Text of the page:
The dog eating food before you, the dog pulling you on the lead, the dog running upstairs before you waiting at the top are all signs that your dog is challenging you to show a sign that you are his leader. Most times we fail and the dog is left with thinking that he is the leader. On comes the stress associated with the leader and eventually, this stress can resort to behaviour problems.

Leaving the house without making a fuss of your dog, greeting everyone human before the dog when you come home and waiting 5-10 minutes when you return, when he is in a relaxed state of mind, should you then call him over to greet you. These are not harsh or unloving methods, these are the same things that an alpha dog of a pack would treat a member of its pack when leaving and returning. It's no coincidence that failure to do these leaving and greeting techniques are the biggest causes of having a dog suffering from seperation anxiety/house soiling.

Your dog needs to learn that you are leader first and foremost and these 'leader tests' or challenges will need to be consistent everyday. The dog needs to feel secure that you will be his fair leader who will take care of him. Not stressed that he is your leader, despite the fact that you are the one who takes him for walks, buys his food, gives him treats, these are immaterial things that a dog's mind can't think logically about, a dog doesn't understand that you pay the rent

He needs to be shown that you are his pack leader using methods that an alpha dog would use in the wild. Strong, Fair, Disciplined and Protective.

Teaching a dog tricks and commands a couple of times per day for 15 mins max each day is just as tiring for a dog as is running round the park for an hour. If you're gonna teach your dog tricks and commands, do so in a fun way and for short 15 min periods, if you find it boring, so will your dog and I can assure you that he'll lose interest very quickly, so make training fun!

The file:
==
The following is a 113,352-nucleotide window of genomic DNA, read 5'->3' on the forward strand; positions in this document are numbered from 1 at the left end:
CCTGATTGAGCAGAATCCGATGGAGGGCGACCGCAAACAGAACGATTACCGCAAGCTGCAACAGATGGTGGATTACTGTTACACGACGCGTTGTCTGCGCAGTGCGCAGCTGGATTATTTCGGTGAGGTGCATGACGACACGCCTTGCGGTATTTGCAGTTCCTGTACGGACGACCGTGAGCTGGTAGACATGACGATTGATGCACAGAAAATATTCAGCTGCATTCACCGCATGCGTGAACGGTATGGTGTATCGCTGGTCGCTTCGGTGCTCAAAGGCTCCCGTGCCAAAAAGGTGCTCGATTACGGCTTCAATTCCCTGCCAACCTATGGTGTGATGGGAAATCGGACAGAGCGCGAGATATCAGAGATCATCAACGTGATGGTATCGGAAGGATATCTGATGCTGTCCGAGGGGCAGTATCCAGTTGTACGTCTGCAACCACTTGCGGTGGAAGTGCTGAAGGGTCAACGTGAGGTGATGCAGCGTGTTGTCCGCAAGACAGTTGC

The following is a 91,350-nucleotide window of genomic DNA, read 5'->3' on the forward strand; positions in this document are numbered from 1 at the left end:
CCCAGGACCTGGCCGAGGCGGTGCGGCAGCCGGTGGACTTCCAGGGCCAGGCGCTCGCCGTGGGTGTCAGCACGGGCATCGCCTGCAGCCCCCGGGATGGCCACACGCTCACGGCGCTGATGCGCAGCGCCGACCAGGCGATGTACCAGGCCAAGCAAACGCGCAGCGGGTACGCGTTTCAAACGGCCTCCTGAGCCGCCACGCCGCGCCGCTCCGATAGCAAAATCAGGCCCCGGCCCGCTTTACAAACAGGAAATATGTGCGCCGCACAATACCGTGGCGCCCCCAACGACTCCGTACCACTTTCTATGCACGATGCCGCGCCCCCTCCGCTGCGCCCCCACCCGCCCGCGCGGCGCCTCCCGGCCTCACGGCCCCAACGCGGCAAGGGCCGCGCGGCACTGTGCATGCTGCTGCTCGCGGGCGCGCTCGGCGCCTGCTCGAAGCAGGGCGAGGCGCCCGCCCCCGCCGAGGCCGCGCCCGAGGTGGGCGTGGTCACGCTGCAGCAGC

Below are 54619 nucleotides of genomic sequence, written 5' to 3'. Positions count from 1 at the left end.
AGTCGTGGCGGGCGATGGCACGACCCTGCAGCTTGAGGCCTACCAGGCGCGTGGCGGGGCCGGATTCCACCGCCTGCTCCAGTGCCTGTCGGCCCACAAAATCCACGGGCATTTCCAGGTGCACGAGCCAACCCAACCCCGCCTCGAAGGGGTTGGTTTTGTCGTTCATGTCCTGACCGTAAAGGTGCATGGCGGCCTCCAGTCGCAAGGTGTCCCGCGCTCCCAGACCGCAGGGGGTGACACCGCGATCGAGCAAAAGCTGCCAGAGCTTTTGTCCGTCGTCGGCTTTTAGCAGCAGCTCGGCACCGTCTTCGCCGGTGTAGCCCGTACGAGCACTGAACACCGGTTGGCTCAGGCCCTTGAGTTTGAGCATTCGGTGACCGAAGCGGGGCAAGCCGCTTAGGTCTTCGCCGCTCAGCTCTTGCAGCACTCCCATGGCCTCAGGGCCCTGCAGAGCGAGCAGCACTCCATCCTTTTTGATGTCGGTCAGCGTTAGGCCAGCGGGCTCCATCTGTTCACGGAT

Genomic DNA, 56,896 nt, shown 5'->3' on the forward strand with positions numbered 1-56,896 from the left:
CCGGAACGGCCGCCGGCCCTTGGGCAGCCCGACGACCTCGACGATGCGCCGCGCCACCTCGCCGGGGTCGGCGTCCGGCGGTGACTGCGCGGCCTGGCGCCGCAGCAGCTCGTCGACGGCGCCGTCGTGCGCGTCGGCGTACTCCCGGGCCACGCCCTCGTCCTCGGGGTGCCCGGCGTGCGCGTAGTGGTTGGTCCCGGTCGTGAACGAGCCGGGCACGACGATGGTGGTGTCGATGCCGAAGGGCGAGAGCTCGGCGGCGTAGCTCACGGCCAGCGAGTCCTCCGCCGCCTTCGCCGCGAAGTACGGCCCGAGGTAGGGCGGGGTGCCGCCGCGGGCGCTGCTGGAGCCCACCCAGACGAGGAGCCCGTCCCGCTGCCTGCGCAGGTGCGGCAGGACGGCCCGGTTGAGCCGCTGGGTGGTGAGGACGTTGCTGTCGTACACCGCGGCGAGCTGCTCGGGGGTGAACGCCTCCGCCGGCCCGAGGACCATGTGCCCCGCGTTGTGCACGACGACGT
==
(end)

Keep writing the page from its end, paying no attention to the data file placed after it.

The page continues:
Physical
This is probably one of the biggest reasons and causes for behavioural problems and I cant underline how important it is for a healthy dog to have two proper 45-60 minute workouts per day. One in the morning, one in the evening avoiding the hottest part of the day to avoid sunstroke. Fish need to swim, birds need to fly, dogs need to walk.

If a dog isn't getting enough exercise, he'll be bored crapless and will only store that energy for the next day.

Young dogs and old dogs don't need as much exercise as well as dogs with short noses with difficult breathing, such as bulldogs and pugs, but they still need that exercise.

Too many dogs that I have consulted seemed to show a much more improved behaviour after they started getting decent exercise and it seems as if this is one of the biggest problem for today's dog with our ever increasing hectic lifestyles.

Many owners tell me that the dog has a massive yard to play in everyday, to which my answer is sometimes quite blunt, to quote John Fisher, "the size of his prison doesn't impress him, nor me, one bit. If you can't devote the time to give him proper exercise, then you shouldn't have a dog".

These are the three most common problems that us behaviourists face and whilst some are easier to get through to owners, some are still quite hard for the average dog owner to get to grips with as it can go against some things that they already been taught. However, if your dog is showing some behavioural problems, I would seriously recommend you try to improve in one, if not all, of these areas.

If your dog is still showing some problems a week after you have enforced these methods, then I suggest a behaviourist expert to see if he can locate the problem or the trigger that sets your dog off, and work at training you, the owner, how to work with him to improve his behaviour, or to discourage unwanted behaviour.

But as I said, there's a scary amount of dogs that we consult who simply suffer from a lack in one of these areas and it should be made more publically known for us owners, so, I hope it helps some of you, even if it helps one person, I'll feel that this post was worth my time writing.

Best of luck all!
Hi Steve, some very good reading there.

But for me, I dont buy into the alpha dominance theories, of dogs trying to take over if we dont put into practice the ...eat first/go out of doors/ up stairs/ put the paws on shoulder to try and be bigger than me.

For me, it is down to respect, it is down to me making rules, and expecting my dogs to have manners...